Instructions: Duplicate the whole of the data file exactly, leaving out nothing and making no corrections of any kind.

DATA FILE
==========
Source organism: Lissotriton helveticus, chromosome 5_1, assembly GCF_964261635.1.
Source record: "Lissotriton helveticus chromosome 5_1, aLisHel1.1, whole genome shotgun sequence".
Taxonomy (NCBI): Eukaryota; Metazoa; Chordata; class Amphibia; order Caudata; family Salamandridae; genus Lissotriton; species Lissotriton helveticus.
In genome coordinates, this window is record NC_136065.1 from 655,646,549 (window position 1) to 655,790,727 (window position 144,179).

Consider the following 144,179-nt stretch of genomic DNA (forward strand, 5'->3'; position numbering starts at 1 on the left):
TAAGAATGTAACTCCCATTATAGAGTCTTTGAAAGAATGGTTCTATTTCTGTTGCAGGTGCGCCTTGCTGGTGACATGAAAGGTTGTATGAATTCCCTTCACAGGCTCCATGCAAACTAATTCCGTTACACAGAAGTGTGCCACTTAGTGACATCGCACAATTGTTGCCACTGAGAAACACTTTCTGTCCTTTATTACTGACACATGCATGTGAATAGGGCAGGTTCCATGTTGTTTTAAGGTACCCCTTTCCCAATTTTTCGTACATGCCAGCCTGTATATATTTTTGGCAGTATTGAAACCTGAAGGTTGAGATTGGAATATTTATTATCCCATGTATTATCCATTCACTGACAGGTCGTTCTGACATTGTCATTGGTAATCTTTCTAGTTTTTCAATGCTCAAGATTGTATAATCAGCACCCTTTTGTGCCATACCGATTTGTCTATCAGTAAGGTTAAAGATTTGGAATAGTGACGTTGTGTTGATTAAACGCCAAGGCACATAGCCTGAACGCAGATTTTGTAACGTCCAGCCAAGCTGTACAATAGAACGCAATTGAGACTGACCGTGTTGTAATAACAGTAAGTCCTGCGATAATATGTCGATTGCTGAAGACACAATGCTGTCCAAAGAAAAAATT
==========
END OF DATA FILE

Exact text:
Source organism: Lissotriton helveticus, chromosome 5_1, assembly GCF_964261635.1.
Source record: "Lissotriton helveticus chromosome 5_1, aLisHel1.1, whole genome shotgun sequence".
Taxonomy (NCBI): Eukaryota; Metazoa; Chordata; class Amphibia; order Caudata; family Salamandridae; genus Lissotriton; species Lissotriton helveticus.
In genome coordinates, this window is record NC_136065.1 from 655,646,549 (window position 1) to 655,790,727 (window position 144,179).

Consider the following 144,179-nt stretch of genomic DNA (forward strand, 5'->3'; position numbering starts at 1 on the left):
TAAGAATGTAACTCCCATTATAGAGTCTTTGAAAGAATGGTTCTATTTCTGTTGCAGGTGCGCCTTGCTGGTGACATGAAAGGTTGTATGAATTCCCTTCACAGGCTCCATGCAAACTAATTCCGTTACACAGAAGTGTGCCACTTAGTGACATCGCACAATTGTTGCCACTGAGAAACACTTTCTGTCCTTTATTACTGACACATGCATGTGAATAGGGCAGGTTCCATGTTGTTTTAAGGTACCCCTTTCCCAATTTTTCGTACATGCCAGCCTGTATATATTTTTGGCAGTATTGAAACCTGAAGGTTGAGATTGGAATATTTATTATCCCATGTATTATCCATTCACTGACAGGTCGTTCTGACATTGTCATTGGTAATCTTTCTAGTTTTTCAATGCTCAAGATTGTATAATCAGCACCCTTTTGTGCCATACCGATTTGTCTATCAGTAAGGTTAAAGATTTGGAATAGTGACGTTGTGTTGATTAAACGCCAAGGCACATAGCCTGAACGCAGATTTTGTAACGTCCAGCCAAGCTGTACAATAGAACGCAATTGAGACTGACCGTGTTGTAATAACAGTAAGTCCTGCGATAATATGTCGATTGCTGAAGACACAATGCTGTCCAAAGAAAAAATT